Figure 3: Maximum intensity projection image showing the presence of mediastinal and hilar lymphadenopathy (dotted arrows); splenic lesion (arrow head) and vertebral involvement (arrow) which could well have been mistaken for lymphoma recurrence

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   References Top

1.Jain AK, Dhammi IK, Modi P, Kumar J, Sreenivasan R, Saini NS. Tuberculosis spine: Therapeutically refractory disease. Indian J Orthop 2012;46:171-8.  Back to cited text no. 1
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2.Polley P, Dunn R. Noncontiguous spinal tuberculosis: Incidence and management. Eur Spine J 2009;18:1096-101.  Back to cited text no. 2
    
3.Kourbeti IS, Tsiodras S, Boumpas DT. Spinal infections: Evolving concepts. Curr Opin Rheumatol 2008;20:471-9.  Back to cited text no. 3
    
4.Tuli SM, Srivastava TP, Varma BP, Sinha GP. Tuberculosis of spine. Acta Orthop Scand 1967;38:445-58.  Back to cited text no. 4
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5.Doub HP, Badgley CE. The roentgen signs of tuberculosisof the vertebral body. AJR Am J Roentgenol 1932;27:827-37.  Back to cited text no. 5
    
6.Yalniz E, Pekindil G, Aktas S. Atypical tuberculosis of the spine. Yonsei Med J 2000;41:657-61.  Back to cited text no. 6
    
7.Boachie-Adjei O, Squillante RG. Tuberculosis of the spine. Orthop Clin North Am 1996;27:95-103.  Back to cited text no. 7
    
8.Smith AS, Weinstein MA, Mizushima A, Coughlin B, Hayden SP, Lakin MM, et al. MR imaging characteristics of tuberculous spondylitis vs vertebral osteomyelitis. AJR Am J Roentgenol 1989;153:399-405.  Back to cited text no. 8
    
9.Ekw HO, Leong JC. The pediatric spine: Principles and practice. In: Weinstein SL, editor. Tuberculosis of the Spine. 3 rd ed. New York: Raven; 1994. p. 837-49.  Back to cited text no. 9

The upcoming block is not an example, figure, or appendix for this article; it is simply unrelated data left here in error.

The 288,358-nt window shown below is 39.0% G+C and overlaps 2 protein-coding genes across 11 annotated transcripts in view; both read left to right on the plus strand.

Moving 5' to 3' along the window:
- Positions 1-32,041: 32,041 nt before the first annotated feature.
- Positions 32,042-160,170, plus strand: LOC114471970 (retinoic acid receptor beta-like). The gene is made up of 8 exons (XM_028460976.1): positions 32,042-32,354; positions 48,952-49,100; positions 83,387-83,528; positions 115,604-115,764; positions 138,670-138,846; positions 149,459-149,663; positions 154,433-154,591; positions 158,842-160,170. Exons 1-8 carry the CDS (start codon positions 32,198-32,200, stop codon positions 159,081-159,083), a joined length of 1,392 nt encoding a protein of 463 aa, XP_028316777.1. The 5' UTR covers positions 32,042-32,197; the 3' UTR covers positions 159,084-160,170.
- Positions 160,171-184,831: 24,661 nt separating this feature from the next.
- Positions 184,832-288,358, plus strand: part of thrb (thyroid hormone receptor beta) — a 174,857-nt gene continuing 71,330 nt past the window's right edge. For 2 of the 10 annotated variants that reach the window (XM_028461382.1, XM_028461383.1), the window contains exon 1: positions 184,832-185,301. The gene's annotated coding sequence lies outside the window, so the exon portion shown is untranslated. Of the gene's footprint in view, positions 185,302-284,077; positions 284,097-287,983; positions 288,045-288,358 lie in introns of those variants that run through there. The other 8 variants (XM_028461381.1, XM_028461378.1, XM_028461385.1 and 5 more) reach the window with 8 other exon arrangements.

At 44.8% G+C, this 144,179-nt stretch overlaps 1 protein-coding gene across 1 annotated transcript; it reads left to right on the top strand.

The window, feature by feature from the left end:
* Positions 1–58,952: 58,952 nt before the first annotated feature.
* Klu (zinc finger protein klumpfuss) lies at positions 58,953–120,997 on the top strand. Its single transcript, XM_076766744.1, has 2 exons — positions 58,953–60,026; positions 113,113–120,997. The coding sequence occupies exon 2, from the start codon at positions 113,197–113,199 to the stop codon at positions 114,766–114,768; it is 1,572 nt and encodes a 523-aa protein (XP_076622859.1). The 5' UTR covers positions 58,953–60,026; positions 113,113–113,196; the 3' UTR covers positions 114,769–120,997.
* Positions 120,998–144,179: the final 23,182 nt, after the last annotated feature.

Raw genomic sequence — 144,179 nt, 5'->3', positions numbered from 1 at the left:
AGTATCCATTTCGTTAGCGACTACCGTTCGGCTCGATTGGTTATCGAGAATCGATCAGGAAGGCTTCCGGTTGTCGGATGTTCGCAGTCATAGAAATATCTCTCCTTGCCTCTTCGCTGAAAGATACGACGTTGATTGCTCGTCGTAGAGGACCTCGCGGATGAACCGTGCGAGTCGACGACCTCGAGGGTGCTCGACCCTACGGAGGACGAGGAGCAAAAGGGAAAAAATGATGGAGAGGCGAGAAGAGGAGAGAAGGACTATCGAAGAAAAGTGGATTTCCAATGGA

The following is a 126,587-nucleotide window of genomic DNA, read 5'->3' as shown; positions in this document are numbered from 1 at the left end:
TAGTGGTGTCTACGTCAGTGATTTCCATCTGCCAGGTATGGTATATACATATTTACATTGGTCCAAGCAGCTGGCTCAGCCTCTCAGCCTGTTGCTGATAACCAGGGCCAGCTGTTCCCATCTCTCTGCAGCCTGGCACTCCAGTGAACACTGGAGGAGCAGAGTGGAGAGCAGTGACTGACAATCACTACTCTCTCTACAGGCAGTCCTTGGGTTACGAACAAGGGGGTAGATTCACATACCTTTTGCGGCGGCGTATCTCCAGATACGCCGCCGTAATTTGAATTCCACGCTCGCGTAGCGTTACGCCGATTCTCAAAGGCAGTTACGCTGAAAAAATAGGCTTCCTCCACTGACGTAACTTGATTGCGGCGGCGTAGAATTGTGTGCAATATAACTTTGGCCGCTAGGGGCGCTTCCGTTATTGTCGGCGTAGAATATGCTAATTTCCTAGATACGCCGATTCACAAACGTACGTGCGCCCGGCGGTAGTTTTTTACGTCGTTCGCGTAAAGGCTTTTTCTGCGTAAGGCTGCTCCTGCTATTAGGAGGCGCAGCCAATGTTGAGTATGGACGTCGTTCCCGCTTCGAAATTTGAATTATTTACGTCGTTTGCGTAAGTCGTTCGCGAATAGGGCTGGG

10.Naim-Ur-Rahman, Al-Arabi KM, Khan FA. Atypical forms of spinal tuberculosis. Acta Neurochir (Wien) 1987;88:26-33.  Back to cited text no. 10
    
11.Kirkman MA, Sridhar K. Posterior listhesis of a lumbar vertebra in spinal tuberculosis. Eur Spine J 2011;20:1-5.  Back to cited text no. 11
    
12.Tuli SM. Tuberculosis of the spine: A historical review. Clin Orthop Relat Res 2007;460:29-38.  Back to cited text no. 12
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13.Kosterink JG. Positron emission tomography in the diagnosis and treatment management of tuberculosis. Curr Pharm Des 2011;17:2875-80.  Back to cited text no. 13
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14.Basu S. 18F-FDG PET/CT as a sensitive and early treatment monitoring tool: Will this become the major thrust for its clinical application in infectious and inflammatory disorders? J Nucl Med 2012;53:165.  Back to cited text no. 14
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15.Razak HR, Geso M, Abdul Rahim N, Nordin AJ. Imaging characteristics of extrapulmonary tuberculosis lesions on dual time point imaging (DTPI) of FDG PET/CT. J Med Imaging Radiat Oncol 2011;55:556-62.  Back to cited text no. 15
    
16.D'Souza MM, Tripathi M, Shrivastav M, Sharma R, Mondal A. Tuberculosis mimicking malignancy. Hell J Nucl Med 2009;12:69-70.  Back to cited text no. 16
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17.Treglia G, Taralli S, Calcagni ML, Maggi F, Giordano A, Bonomo L. Is there a role for fluorine 18 fluorodeoxyglucose-positron emission tomography and positron emission tomography/computed tomography in evaluating patients with mycobacteriosis? A systematic review. J Comput Assist Tomogr 2011;35:387-93.  Back to cited text no. 17
    


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  [Figure 1], [Figure 2], [Figure 3]